By March 2007, Jim had found another surgeon to straighten up the nerve damage and to remove the mesh. The original surgeon had stitched up a nerve to the mesh so this surgeon cut and tied off the nerve but left the medical device inside, even though he had been directed by Jim to take it out.

“So now I still have this mesh inside of me and I’m regressing and I said I can’t live like this. I wanted to kill myself. I ended at 160 lb from 180 lb. My daughter thought I was a cancer patient.”

“I was the frog in the biology class” he says of his many procedures.  “I can’t get these doctors to see it’s the mesh that’s the problem,” he says.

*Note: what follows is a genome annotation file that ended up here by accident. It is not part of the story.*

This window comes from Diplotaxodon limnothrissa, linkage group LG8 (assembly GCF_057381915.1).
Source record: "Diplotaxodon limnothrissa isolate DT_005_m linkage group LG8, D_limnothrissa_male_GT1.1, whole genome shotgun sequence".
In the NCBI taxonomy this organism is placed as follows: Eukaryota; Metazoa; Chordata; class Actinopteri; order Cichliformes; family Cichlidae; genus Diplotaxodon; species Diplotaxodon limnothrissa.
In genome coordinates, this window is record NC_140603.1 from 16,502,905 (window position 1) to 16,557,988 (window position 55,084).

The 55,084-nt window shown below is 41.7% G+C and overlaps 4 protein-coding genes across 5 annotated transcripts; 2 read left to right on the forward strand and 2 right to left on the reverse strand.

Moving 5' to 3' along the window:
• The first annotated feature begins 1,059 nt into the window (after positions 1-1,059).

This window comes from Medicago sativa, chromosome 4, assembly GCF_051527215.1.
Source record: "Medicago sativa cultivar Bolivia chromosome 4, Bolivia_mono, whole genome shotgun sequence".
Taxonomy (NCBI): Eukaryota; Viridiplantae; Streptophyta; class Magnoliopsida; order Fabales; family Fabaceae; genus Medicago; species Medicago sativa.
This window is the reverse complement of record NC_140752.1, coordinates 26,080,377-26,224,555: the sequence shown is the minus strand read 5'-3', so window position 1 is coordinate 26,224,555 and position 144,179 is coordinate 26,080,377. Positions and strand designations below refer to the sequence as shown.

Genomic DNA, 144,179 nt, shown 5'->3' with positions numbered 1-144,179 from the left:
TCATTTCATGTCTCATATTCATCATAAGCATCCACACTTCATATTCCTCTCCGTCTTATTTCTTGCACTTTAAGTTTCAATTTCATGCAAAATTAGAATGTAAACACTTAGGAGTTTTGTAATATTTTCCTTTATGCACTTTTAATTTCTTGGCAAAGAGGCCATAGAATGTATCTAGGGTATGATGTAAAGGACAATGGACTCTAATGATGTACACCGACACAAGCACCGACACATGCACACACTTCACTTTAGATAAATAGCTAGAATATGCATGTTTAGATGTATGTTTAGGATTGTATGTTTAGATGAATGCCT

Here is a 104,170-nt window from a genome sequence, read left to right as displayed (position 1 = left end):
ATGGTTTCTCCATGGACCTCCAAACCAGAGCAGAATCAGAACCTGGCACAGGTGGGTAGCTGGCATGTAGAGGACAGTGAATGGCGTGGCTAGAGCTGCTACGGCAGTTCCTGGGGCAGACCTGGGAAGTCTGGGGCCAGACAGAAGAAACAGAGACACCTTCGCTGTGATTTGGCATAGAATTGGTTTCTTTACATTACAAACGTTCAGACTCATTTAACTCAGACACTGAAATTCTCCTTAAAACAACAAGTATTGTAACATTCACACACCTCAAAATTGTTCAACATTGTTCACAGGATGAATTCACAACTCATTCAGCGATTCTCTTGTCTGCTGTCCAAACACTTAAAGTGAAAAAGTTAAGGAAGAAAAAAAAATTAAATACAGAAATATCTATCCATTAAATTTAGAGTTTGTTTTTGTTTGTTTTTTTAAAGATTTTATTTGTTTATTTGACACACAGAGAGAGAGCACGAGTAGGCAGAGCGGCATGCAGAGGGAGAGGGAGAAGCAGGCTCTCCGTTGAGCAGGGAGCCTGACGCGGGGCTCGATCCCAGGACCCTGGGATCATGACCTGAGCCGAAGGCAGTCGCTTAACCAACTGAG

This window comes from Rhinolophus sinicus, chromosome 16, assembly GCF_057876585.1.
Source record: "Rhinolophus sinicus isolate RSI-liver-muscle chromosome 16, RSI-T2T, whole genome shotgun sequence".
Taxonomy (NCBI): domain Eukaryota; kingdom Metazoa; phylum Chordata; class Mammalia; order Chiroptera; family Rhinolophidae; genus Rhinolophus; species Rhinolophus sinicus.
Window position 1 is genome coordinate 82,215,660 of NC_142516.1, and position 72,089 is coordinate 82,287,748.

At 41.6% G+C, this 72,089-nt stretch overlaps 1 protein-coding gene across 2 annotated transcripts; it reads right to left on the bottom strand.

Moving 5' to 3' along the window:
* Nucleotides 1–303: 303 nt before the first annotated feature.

Finally, after three doctors said they couldn’t help him, Jim was referred him to Dr. William Meyers, Chairman of the Drexel University Department of Surgery. Jim told him what had gone on with tears rolling down his face.

Get the Mesh Out

“He said I know exactly what your problem is. I see three of these a week.”

From the films, Dr. Meyers could see Jim’s left groin was inflamed and full of fluid. There were 150 small rips and tears in the groin and a three inch gash in his pelvic floor. The mesh had hardened and was acting like a saw, cutting any time he made a sudden movement.

Surgery was scheduled again and afterward Jim says, “He apologized to me. I wish you could have come to me a year and a half sooner.”

The rips and tears were fixed and Dr. Meyers said he got 98% of the mesh out which by that time he said looked like blue plastic tarps dipped in concrete which had hardened.